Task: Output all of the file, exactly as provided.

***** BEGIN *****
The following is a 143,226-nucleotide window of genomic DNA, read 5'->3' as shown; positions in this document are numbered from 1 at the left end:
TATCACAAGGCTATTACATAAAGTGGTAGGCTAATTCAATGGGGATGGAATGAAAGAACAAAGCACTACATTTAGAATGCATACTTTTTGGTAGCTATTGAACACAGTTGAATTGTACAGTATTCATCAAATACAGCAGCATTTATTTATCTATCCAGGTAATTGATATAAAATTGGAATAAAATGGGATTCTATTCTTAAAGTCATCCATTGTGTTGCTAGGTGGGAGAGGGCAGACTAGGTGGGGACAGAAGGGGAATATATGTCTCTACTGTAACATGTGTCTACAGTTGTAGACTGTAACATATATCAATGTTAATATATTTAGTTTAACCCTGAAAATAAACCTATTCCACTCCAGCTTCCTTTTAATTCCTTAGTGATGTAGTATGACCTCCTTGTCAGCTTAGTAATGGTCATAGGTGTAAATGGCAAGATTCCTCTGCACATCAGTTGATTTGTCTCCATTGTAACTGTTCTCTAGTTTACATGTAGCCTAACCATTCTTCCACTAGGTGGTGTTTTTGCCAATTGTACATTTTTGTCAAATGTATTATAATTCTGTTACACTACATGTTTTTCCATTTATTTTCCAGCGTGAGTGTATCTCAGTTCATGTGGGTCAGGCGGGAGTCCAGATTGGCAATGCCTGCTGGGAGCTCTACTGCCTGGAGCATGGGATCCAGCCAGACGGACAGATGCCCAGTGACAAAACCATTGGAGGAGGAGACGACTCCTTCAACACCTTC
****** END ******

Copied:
The following is a 143,226-nucleotide window of genomic DNA, read 5'->3' as shown; positions in this document are numbered from 1 at the left end:
TATCACAAGGCTATTACATAAAGTGGTAGGCTAATTCAATGGGGATGGAATGAAAGAACAAAGCACTACATTTAGAATGCATACTTTTTGGTAGCTATTGAACACAGTTGAATTGTACAGTATTCATCAAATACAGCAGCATTTATTTATCTATCCAGGTAATTGATATAAAATTGGAATAAAATGGGATTCTATTCTTAAAGTCATCCATTGTGTTGCTAGGTGGGAGAGGGCAGACTAGGTGGGGACAGAAGGGGAATATATGTCTCTACTGTAACATGTGTCTACAGTTGTAGACTGTAACATATATCAATGTTAATATATTTAGTTTAACCCTGAAAATAAACCTATTCCACTCCAGCTTCCTTTTAATTCCTTAGTGATGTAGTATGACCTCCTTGTCAGCTTAGTAATGGTCATAGGTGTAAATGGCAAGATTCCTCTGCACATCAGTTGATTTGTCTCCATTGTAACTGTTCTCTAGTTTACATGTAGCCTAACCATTCTTCCACTAGGTGGTGTTTTTGCCAATTGTACATTTTTGTCAAATGTATTATAATTCTGTTACACTACATGTTTTTCCATTTATTTTCCAGCGTGAGTGTATCTCAGTTCATGTGGGTCAGGCGGGAGTCCAGATTGGCAATGCCTGCTGGGAGCTCTACTGCCTGGAGCATGGGATCCAGCCAGACGGACAGATGCCCAGTGACAAAACCATTGGAGGAGGAGACGACTCCTTCAACACCTTC